Oozing Goo - The Lava Lamp Syndicate

Hello all,

I am new to the site and I am glad I found it! I got this lamp years ago and I have fond memories of it. It got me through late night study seasons in college. It got tipped over when it was running and I thought it was ruined and turned it off and it has sat on my shelf ever since. I turned it on again after awhile and once it started I remembered why I had not turned it on for years it didn't work or look right. More years past and I saw it again and thought it should be in the living room. So I cleaned off the layers of dust and plugged it in forgetting about the previous tries. The wax was a pinkish color at first and didn't really stick together. It sat at the top of the lamp. So I did some research about having to get the wax to melt again and it would separate out of the liquid. I got out the pressure cooker and set it in and let it heat up. It seemed to help it a ton and I am happy it works sort of.

The first picture is what the wax looked like when I first turned it on. The second is what it looks like in between the column state. The last is a glorious picture of the column.

The wax now flows and the color is what i remembered it to be. The water is very clear and does not cloud after it starts. however, it cycles were it forms a column and all the wax goes to the top. It then breaks and the wax falls and it starts over. It is not the end of the world but it's not as I remembered it working.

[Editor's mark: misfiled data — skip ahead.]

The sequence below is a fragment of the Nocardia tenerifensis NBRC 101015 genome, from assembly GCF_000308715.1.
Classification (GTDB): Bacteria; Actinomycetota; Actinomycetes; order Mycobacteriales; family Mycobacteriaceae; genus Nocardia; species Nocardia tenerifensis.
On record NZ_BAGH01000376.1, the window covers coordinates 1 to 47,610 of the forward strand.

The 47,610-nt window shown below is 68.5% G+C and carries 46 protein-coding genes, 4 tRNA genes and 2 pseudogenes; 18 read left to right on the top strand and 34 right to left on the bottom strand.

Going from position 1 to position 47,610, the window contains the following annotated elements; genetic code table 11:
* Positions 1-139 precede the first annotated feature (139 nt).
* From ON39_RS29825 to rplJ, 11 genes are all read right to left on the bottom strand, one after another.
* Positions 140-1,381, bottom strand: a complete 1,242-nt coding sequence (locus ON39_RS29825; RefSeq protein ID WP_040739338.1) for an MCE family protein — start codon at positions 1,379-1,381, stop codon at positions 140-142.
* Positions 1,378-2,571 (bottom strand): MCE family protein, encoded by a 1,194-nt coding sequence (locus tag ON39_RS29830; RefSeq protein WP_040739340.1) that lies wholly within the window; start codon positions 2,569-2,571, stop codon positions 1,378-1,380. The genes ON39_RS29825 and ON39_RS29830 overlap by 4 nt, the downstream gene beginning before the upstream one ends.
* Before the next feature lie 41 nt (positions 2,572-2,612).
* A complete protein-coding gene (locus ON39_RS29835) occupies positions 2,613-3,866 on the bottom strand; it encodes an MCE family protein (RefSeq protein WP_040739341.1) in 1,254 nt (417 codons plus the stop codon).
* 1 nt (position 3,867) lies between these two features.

Now here are my questions.

1. What model is it? Think I got it in the 90's. it uses a 40 watt bulb and the sticker on the inside of the base notes E-42050 but I don't know what that means.

2. I also notice that the water level is low. Can I add distilled water and does anyone think this will help with the column issue and work better?

3. Looking at the cap, I think it is a screw cap but I am not sure as I know it could also be a plug. Does anyone know for sure and how do I remove it?


I am thinking that the loss of water has shorthand the water column allowing the wax to stay hotter and this is causing the column behavior and to gather at the top. I also think the loss of liquid has changed the surface tension of the water as well.

Any suggestions on how to fix the column issue and what would happen if I added distilled water or if I need to add water along with anything else or, since it has not been run, it will take care of itself with use.

Thanks all!

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Thanks. When I first turned on the lamp after deciding to try to use it, the wax looked flakey, and the color looked pinkish instead of purple. Never knock over a hot lava lamp! After heating it on the stove in a double boiler, it improved dramatically but bubbles remained but seemed to come out of the wax at the top of the bottle. This morning when I turned it on, I saw a few tiny air bubbles come off the wax as it heated up. By tonight it, it seems like the larger liquid bubbles were gone and the lava did not column as much and the wax looked very silky. Sooooo happy!

I can't thank everyone enough for the information and advise. I really like the clear with purple as I don't think they sell it anymore. I looked on eBay and a century was listed for 98 bucks. Is that a realistic price? Thanks again everyone.